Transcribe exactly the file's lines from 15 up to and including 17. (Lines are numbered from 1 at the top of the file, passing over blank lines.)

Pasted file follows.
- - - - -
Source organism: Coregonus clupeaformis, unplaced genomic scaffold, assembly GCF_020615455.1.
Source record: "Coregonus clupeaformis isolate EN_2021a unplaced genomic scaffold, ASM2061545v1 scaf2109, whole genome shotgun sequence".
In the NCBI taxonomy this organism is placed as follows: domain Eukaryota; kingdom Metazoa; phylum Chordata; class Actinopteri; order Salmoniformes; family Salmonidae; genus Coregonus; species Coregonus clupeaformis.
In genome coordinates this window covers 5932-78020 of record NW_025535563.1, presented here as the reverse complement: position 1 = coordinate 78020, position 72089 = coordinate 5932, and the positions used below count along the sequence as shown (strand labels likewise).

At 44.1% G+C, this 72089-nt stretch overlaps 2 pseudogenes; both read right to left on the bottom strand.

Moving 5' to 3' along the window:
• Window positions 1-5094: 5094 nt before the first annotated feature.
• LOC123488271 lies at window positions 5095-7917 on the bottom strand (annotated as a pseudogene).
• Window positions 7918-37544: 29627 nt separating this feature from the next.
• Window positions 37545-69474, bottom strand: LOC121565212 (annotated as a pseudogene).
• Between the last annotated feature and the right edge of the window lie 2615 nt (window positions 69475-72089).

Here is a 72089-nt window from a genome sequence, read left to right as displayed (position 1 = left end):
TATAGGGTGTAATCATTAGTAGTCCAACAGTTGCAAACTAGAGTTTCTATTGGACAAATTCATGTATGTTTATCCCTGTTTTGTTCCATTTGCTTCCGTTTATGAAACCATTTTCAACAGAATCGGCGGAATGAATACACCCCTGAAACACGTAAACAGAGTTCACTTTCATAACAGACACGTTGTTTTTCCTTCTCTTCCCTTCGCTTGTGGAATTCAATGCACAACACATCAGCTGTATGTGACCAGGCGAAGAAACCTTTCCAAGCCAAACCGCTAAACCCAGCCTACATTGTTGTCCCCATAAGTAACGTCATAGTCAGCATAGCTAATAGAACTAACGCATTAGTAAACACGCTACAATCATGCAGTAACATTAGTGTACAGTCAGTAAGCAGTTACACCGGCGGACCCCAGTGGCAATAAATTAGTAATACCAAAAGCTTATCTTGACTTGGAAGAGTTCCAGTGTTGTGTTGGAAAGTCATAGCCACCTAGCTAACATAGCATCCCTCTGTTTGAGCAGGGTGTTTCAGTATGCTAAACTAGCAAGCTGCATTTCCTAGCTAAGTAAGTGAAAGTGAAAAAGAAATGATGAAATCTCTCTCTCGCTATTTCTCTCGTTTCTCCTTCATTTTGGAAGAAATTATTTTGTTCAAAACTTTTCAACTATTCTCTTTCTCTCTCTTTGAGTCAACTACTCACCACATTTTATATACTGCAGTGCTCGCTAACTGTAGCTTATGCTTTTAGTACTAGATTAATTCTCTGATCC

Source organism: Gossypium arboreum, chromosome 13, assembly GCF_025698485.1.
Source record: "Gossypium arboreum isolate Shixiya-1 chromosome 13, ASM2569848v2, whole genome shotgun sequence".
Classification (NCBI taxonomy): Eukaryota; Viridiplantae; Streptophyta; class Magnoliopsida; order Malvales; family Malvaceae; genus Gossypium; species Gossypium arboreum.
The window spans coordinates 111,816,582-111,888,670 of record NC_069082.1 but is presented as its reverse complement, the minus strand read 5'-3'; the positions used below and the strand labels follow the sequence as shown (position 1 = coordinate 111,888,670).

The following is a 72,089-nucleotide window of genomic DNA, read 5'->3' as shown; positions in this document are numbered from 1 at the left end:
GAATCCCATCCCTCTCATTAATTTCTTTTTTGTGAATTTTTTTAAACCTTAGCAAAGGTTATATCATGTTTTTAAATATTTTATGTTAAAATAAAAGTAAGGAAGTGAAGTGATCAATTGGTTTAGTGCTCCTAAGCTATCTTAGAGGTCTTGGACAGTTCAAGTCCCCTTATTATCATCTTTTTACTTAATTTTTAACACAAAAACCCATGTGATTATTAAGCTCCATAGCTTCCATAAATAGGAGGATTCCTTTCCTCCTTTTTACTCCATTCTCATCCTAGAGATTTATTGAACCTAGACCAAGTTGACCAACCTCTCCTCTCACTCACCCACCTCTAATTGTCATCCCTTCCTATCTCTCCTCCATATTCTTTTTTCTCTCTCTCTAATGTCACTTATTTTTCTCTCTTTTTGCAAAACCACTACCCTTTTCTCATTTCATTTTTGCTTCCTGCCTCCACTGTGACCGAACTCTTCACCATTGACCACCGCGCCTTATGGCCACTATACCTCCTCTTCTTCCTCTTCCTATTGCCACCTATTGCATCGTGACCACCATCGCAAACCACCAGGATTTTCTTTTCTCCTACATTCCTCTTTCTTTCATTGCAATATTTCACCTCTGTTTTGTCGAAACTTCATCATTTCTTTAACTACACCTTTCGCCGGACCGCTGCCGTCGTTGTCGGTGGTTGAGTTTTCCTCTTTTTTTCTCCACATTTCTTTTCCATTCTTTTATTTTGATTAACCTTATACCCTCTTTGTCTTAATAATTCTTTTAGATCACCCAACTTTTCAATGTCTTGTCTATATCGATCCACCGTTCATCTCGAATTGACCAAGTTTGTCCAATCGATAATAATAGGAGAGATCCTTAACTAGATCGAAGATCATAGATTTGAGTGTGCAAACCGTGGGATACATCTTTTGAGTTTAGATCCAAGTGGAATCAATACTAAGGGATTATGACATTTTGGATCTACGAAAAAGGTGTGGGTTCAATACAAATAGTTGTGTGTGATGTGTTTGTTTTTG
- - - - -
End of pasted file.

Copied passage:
Source record: "Gossypium arboreum isolate Shixiya-1 chromosome 13, ASM2569848v2, whole genome shotgun sequence".
Classification (NCBI taxonomy): Eukaryota; Viridiplantae; Streptophyta; class Magnoliopsida; order Malvales; family Malvaceae; genus Gossypium; species Gossypium arboreum.
The window spans coordinates 111,816,582-111,888,670 of record NC_069082.1 but is presented as its reverse complement, the minus strand read 5'-3'; the positions used below and the strand labels follow the sequence as shown (position 1 = coordinate 111,888,670).